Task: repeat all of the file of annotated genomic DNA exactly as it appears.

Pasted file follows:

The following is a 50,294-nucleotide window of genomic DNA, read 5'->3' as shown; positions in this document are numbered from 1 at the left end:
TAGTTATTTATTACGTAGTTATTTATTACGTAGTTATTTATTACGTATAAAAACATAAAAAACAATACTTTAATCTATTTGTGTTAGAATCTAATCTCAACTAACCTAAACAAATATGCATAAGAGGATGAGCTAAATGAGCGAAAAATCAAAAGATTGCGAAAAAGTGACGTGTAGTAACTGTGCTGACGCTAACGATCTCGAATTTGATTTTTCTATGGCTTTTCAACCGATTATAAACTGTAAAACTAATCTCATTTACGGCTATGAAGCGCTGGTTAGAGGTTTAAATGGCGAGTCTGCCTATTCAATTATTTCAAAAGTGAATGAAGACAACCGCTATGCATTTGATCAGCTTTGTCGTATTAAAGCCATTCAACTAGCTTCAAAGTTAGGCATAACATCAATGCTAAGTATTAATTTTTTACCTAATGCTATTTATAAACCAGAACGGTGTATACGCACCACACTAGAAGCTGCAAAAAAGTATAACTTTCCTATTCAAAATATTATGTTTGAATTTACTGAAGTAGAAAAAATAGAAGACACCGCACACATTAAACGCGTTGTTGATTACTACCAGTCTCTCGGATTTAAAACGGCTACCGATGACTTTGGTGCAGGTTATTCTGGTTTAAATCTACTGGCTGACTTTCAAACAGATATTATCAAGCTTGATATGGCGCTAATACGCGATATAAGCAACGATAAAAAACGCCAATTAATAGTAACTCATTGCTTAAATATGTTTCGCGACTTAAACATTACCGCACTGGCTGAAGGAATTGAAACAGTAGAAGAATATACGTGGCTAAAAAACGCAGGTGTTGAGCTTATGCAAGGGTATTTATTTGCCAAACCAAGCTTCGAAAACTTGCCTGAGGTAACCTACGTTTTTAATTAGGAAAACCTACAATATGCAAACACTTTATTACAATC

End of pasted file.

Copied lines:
The following is a 50,294-nucleotide window of genomic DNA, read 5'->3' as shown; positions in this document are numbered from 1 at the left end:
TAGTTATTTATTACGTAGTTATTTATTACGTAGTTATTTATTACGTATAAAAACATAAAAAACAATACTTTAATCTATTTGTGTTAGAATCTAATCTCAACTAACCTAAACAAATATGCATAAGAGGATGAGCTAAATGAGCGAAAAATCAAAAGATTGCGAAAAAGTGACGTGTAGTAACTGTGCTGACGCTAACGATCTCGAATTTGATTTTTCTATGGCTTTTCAACCGATTATAAACTGTAAAACTAATCTCATTTACGGCTATGAAGCGCTGGTTAGAGGTTTAAATGGCGAGTCTGCCTATTCAATTATTTCAAAAGTGAATGAAGACAACCGCTATGCATTTGATCAGCTTTGTCGTATTAAAGCCATTCAACTAGCTTCAAAGTTAGGCATAACATCAATGCTAAGTATTAATTTTTTACCTAATGCTATTTATAAACCAGAACGGTGTATACGCACCACACTAGAAGCTGCAAAAAAGTATAACTTTCCTATTCAAAATATTATGTTTGAATTTACTGAAGTAGAAAAAATAGAAGACACCGCACACATTAAACGCGTTGTTGATTACTACCAGTCTCTCGGATTTAAAACGGCTACCGATGACTTTGGTGCAGGTTATTCTGGTTTAAATCTACTGGCTGACTTTCAAACAGATATTATCAAGCTTGATATGGCGCTAATACGCGATATAAGCAACGATAAAAAACGCCAATTAATAGTAACTCATTGCTTAAATATGTTTCGCGACTTAAACATTACCGCACTGGCTGAAGGAATTGAAACAGTAGAAGAATATACGTGGCTAAAAAACGCAGGTGTTGAGCTTATGCAAGGGTATTTATTTGCCAAACCAAGCTTCGAAAACTTGCCTGAGGTAACCTACGTTTTTAATTAGGAAAACCTACAATATGCAAACACTTTATTACAATC